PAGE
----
Leaving Safi was quite easy, as the bus system in Morocco is quite extensive through CTM. Itâ€™s a modern service while being surrounding by completely unmodern dirty bus terminals. Luckily, it was an easy trip to Casa. The previous night since Iâ€™d had a fish dinner, I think it got my stomach into a bad situation, so getting up early to get to the bus station, I was concerned for sitting in a bus for 4 hours. Luckily, Imodium did its job, and I was able to make it all the way to Casa with no problems. However, there was a split second where after getting on the bus, I had to get off because it was hot and I started having hot flashes of really questioning whether or not I could endure the four hour trek to Casa. I calmed down and decided that it would be the better decision to get on to a more modern city like Casa in case the problem with my stomach was anything requiring medicine. I tell you, Colombia really ruined me for feeling like an upset stomach is just an upset stomach.
Pulling into Casaâ€™s bustling city of dirty white buildings, it was like a scene from an old black and white movie, because all the buildings seemed to just have that white/black coloring, so the entire city seemed so dull. When we got to the CTM terminal, we passed by a Sheraton, and I thought oh this is perfect, I donâ€™t care how much it is, itâ€™s an American brand, and Iâ€™ll be ensured a level of quality with the room, restaurant, and bed.
Checking into the hotel, I was amazed that they were quoting a Sheraton as a 5-star hotel for over $200 for a room for one person. Again, I was in a desperate situation (or so I thought) and didnâ€™t want to worry about being in a dirty place while getting over a stomach bug. So I bit the bullet, since I was at the end of my trip, and shockingly, when getting into my room, I entered the dingiest, old fashioned, worn out excuse for a Sheraton hotel. It was the most expensive stay in my entire 23 week journey around the world, and while I canâ€™t say it was the worst (because I spent many a nights in shared facilities with questionable beds), it was by far the worst hotel. I was frustrated because I wanted to just go downstairs to the restauarant and have a simple soup or something. Nope. Closed. Both of the restaurants. I checked out the pool. Nasty, AND closed. At 5pm. So I had to leave the hotel to find a place for dinner, which I found a great little Spanish/Mexican type place just around the block. It was exactly what I wanted.
That evening, I kept it low key and caught up on some emails, CNN, and photo organization.
The next morning, I decided before checking out that I would check out Africaâ€™s largest mosque, the Hassan II Mosque. I took a petit taxi over to the coast just about 15 minutes from the hotel, and once we got to the marina, you could see this impressive building perched right next to the seaside. It was truly beautiful.
The huge square that opened up in front of the building was impressive as well, and you felt so tiny being in the plaza, that the building almost looked like a backdrop to a set.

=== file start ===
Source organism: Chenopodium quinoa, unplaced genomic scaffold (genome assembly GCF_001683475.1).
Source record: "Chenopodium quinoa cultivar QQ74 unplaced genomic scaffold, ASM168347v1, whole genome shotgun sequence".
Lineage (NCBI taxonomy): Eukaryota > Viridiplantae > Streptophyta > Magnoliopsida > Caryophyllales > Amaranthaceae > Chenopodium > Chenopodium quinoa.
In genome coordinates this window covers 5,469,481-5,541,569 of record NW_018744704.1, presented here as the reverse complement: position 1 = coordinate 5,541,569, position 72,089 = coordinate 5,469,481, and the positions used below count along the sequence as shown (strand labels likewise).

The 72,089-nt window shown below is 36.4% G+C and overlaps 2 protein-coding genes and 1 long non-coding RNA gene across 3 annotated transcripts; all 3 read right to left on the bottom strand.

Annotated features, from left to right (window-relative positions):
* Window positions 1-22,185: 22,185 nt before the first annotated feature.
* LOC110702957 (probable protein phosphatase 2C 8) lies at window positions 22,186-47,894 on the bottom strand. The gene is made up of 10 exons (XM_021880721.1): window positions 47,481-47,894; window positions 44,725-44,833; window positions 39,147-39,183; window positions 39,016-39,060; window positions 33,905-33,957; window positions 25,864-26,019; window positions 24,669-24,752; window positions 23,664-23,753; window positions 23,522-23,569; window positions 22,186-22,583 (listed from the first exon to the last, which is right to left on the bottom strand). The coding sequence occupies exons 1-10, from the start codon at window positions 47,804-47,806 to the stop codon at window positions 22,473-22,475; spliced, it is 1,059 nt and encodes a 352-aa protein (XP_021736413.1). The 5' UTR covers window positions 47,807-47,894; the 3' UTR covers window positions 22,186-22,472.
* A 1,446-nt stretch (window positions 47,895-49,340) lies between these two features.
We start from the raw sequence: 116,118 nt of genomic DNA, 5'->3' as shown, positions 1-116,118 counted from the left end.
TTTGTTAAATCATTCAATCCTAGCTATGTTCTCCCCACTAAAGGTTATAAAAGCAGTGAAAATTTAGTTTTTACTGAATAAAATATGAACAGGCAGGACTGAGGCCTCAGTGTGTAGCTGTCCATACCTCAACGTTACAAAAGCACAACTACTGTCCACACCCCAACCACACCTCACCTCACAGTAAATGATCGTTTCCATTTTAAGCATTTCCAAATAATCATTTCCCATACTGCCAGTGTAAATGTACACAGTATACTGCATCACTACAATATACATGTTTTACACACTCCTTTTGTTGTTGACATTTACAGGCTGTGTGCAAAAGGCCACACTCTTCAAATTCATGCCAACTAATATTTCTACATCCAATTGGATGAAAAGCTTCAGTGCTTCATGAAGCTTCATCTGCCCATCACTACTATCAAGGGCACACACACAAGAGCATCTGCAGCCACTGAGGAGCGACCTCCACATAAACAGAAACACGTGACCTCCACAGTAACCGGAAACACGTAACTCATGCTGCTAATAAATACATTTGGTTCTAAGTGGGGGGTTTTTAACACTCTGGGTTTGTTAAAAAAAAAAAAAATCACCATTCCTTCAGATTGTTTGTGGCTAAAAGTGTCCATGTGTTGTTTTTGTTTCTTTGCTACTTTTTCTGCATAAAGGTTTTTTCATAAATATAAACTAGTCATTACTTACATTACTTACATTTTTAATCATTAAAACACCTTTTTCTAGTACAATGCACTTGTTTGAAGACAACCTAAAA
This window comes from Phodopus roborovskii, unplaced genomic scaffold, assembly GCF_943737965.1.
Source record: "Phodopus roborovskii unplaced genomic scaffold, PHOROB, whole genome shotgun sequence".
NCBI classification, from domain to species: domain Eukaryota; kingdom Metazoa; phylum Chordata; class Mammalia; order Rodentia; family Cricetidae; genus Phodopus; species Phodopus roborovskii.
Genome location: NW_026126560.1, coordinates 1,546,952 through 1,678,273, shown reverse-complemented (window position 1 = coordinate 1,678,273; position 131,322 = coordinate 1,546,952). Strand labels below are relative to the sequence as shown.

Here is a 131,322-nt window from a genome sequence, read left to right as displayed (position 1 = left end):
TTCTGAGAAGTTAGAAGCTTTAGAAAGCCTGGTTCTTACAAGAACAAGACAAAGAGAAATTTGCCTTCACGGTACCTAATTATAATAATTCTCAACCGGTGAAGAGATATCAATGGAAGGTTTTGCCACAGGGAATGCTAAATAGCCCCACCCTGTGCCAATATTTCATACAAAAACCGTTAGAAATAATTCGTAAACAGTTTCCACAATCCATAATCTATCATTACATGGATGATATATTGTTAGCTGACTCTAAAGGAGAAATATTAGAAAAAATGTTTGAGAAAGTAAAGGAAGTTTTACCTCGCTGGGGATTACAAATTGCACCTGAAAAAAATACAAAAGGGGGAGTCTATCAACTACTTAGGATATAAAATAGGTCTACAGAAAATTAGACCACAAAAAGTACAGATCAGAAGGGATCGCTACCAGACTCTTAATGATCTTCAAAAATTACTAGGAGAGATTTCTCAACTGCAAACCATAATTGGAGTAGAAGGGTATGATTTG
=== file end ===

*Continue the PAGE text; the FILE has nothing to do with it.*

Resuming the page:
When I got to the entrance, I saw that they were giving tours at 9am in English, so I thought what perfect timing. Iâ€™ll check out the mosque and get a tour with it. I waited down in the corridor, and two other English girls showed up and we chatted a bit before our tour guide began showing us the various places in the mosque.
Walking into the main prayer area was truly awe inspiring. The height of the ceiling, the grandeur dÃ©cor of such incredibly detailed and intricate work surrounding curved archways coming to a point in true Islamic flair.
Another interesting thing was the balcony. It was this hovering piece of real estate that had wooden carved walls that was basically like a really intricately designed cage. Alas, it was where the women could come in to pray as well, and they even had a covered separate entrance. It was really bizarre, as with other mosques, women always had their separate place in the mosque, however, this one was completely with an entrance that led to a curved stairway that led up to their area. It would be interesting to see what it looked like inside. According to our tour guide, they must stay separate so as to not â€˜distract the male prayersâ€™, which goes hand in hand with how I saw women looked at throughout the society as well. I donâ€™t think Iâ€™ll ever understand the mindset for many reasons, but even the logical one of simply thinking, can you not just control yourself?
Anyhow, after the main prayer area, we continued on to other areas of the mosque and ended up in the ablution room, where they go to wash their hands and feet 3 times before being able to pray. Itâ€™s quite a process, and truly impressive that several worshippers have not only the dedication to do this 5 times a day, but also the time to do this every day. Through my travels, I have decided that Islam has got to be the most powerful religion of them all to be able to entice worshippers to do what they do to pray. I canâ€™t imagine living in an environment where â€˜God is Greatâ€™ is shouted out of loud speakers in a long karaoke like version from every mosque in the city, 5 times a day, including one as early as 4am.
After my educational trip to the mosque, I headed to the train station to get the train all the way to Fes. I decided to knock out Meknes and Rabat as I was ready to stay put for a few days, and the riad Iâ€™d found for Fes seemed quite nice.